It is said, truly enough, that servants think of nothing but dress. Alas, mistresses are in the same transgression! This is the fault of machinery. When servants wore mob-caps and ginghams, mistresses wore muslins and merinos, and were passing fine with one good silk dress. Machinery has made it possible for mistresses to get lots of dresses, and if servants are now fine and tawdry, it is because there is a general leaning that way. Servants were neat when every one else was neat.

To blame servants for faults we all share is really not reasonable. It must be remembered that women of all classes dress to make themselves attractive, and attractive mainly to the opposite sex. What the young ladies in the parlor do to make themselves beautiful to their lovers, the servants in the kitchen imitate. Both classes of young women are anxious to marry. There is no harm in this desire in either case. With the hopes of the young ladies we do not meddle; why then interfere about nurse and the policeman? service is not an elysium under the most favorable circumstances. No girl gets fond of it, and a desire to be mistress of her own house—however small it may be—is not a very shameful kicking against Providence.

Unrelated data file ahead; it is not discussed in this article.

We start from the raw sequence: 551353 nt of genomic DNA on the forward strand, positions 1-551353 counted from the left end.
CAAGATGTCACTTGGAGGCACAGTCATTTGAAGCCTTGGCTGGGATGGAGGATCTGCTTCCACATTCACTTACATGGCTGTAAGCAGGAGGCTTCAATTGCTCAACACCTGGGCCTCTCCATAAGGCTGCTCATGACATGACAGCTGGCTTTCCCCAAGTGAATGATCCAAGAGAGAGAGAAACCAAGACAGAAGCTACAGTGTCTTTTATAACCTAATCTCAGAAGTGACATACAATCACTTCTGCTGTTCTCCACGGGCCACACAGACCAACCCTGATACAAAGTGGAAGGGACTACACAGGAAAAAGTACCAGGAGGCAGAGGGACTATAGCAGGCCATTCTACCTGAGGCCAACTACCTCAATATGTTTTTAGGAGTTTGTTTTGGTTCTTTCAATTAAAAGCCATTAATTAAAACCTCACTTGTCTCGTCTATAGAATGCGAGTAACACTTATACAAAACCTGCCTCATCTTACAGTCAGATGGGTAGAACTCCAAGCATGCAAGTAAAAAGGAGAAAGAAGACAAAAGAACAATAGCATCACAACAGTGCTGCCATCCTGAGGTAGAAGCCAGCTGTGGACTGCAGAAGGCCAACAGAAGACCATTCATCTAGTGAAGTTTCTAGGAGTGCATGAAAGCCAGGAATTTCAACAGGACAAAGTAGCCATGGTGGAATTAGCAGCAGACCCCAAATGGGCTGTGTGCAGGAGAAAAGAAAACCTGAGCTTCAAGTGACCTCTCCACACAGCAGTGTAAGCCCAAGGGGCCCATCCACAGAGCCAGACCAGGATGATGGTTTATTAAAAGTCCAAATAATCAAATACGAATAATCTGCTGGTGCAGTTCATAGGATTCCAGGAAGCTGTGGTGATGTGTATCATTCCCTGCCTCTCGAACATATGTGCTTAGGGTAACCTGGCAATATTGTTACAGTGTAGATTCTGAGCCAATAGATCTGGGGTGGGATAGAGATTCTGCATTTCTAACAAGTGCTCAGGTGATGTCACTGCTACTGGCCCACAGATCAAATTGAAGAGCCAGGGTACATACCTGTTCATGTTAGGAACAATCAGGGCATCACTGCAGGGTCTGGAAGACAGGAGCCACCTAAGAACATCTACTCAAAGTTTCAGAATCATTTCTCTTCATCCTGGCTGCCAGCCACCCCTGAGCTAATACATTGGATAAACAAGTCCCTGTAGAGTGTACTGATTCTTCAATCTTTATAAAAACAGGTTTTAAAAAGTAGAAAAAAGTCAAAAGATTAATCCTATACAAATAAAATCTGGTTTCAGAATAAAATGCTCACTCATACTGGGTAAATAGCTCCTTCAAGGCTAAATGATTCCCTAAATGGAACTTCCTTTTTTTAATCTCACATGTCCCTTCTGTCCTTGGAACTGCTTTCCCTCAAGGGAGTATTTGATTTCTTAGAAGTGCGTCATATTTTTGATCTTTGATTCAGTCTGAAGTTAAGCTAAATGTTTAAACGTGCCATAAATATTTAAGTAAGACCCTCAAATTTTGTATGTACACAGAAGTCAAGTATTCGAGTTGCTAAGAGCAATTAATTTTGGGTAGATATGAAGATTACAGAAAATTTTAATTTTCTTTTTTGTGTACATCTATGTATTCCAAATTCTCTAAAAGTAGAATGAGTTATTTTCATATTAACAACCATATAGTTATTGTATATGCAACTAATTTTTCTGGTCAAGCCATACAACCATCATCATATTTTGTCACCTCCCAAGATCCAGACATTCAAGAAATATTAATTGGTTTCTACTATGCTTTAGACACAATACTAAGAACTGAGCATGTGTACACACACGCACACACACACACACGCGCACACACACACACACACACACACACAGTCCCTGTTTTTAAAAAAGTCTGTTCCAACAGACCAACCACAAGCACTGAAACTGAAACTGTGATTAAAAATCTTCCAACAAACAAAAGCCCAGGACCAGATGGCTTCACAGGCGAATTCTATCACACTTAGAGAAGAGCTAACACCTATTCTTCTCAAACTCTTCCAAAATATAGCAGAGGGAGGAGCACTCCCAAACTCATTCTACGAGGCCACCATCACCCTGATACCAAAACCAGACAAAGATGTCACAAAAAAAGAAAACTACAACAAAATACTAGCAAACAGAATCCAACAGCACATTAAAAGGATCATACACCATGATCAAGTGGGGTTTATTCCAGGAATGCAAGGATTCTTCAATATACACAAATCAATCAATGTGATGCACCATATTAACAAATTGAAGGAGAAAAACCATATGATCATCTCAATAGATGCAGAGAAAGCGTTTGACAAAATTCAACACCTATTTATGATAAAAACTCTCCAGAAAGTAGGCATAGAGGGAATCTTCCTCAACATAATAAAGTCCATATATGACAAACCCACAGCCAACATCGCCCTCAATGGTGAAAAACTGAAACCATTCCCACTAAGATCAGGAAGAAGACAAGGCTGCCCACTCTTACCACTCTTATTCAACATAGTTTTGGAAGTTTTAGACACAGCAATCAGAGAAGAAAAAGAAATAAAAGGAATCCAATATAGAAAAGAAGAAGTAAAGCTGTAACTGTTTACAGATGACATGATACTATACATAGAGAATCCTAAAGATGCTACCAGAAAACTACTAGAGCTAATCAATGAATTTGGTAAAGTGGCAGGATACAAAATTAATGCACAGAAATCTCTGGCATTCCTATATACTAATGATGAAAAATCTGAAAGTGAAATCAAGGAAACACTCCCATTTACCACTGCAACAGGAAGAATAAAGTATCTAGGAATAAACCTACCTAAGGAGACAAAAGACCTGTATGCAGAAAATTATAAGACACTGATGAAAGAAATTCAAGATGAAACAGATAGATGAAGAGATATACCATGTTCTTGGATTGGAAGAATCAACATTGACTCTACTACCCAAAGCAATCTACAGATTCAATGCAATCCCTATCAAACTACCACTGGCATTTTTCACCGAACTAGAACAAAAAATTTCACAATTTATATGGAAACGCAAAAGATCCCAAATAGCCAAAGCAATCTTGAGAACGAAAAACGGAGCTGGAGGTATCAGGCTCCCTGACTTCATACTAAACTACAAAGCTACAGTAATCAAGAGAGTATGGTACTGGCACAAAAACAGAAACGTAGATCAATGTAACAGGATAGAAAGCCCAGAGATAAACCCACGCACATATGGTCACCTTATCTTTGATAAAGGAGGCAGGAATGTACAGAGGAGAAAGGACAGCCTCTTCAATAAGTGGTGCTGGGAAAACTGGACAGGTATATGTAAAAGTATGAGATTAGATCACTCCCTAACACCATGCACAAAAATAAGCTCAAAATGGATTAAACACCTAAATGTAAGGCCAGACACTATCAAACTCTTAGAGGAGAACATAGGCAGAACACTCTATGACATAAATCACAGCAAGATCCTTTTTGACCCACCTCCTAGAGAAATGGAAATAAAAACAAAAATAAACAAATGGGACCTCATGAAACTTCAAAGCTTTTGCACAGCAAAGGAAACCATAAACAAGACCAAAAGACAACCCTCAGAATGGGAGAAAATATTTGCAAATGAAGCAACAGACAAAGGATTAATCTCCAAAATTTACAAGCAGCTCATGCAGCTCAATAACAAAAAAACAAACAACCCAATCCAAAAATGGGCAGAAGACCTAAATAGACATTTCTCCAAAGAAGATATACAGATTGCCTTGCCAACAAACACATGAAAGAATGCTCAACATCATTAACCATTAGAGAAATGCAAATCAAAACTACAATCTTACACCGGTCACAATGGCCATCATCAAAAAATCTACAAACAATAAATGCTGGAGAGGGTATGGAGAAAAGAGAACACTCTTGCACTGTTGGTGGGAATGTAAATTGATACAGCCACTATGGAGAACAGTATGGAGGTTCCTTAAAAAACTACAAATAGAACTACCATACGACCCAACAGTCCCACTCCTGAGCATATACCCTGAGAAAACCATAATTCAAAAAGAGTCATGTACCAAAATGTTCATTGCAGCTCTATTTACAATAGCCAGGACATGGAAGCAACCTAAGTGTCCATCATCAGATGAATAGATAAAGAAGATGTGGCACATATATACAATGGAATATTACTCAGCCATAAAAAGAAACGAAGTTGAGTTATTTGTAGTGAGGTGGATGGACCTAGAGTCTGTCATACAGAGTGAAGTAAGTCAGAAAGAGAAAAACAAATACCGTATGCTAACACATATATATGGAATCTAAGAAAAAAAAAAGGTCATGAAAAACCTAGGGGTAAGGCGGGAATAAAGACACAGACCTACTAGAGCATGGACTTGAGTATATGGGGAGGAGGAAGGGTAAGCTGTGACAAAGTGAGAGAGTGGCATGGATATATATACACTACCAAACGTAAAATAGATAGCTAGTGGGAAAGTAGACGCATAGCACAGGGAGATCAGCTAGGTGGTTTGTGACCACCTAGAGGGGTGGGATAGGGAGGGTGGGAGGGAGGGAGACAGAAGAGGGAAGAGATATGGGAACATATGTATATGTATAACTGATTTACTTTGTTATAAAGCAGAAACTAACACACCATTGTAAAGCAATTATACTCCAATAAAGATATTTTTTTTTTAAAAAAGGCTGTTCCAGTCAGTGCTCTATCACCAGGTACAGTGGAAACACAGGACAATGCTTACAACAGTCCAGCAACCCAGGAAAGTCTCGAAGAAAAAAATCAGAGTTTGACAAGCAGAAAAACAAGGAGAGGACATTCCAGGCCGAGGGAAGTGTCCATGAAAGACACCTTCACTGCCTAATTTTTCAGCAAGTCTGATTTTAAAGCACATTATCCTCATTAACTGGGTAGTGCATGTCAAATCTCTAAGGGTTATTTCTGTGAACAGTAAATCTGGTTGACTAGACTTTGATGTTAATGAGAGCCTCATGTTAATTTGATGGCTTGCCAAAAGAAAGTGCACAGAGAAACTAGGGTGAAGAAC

The carrying out of three points, would probably revolutionize the whole condition of service:—

First. The relation should be put upon an absolutely commercial basis; and made as honorable as mechanical, or factory, or store service.

Second. Duties and hours should be clearly defined. There should be no interference in personal matters. There should be no more personal interest expected, or shown, than is the rule between any other employer and employee.

Third. If it were possible to induce yearly engagements, they should be the rule; for when people know they have to put up with each other for twelve months, they are more inclined to be patient and forbearing; they learn to make the best of each other's ways; and bearing becomes liking, and habit strengthens liking, and so they go on and on, and are pretty well satisfied.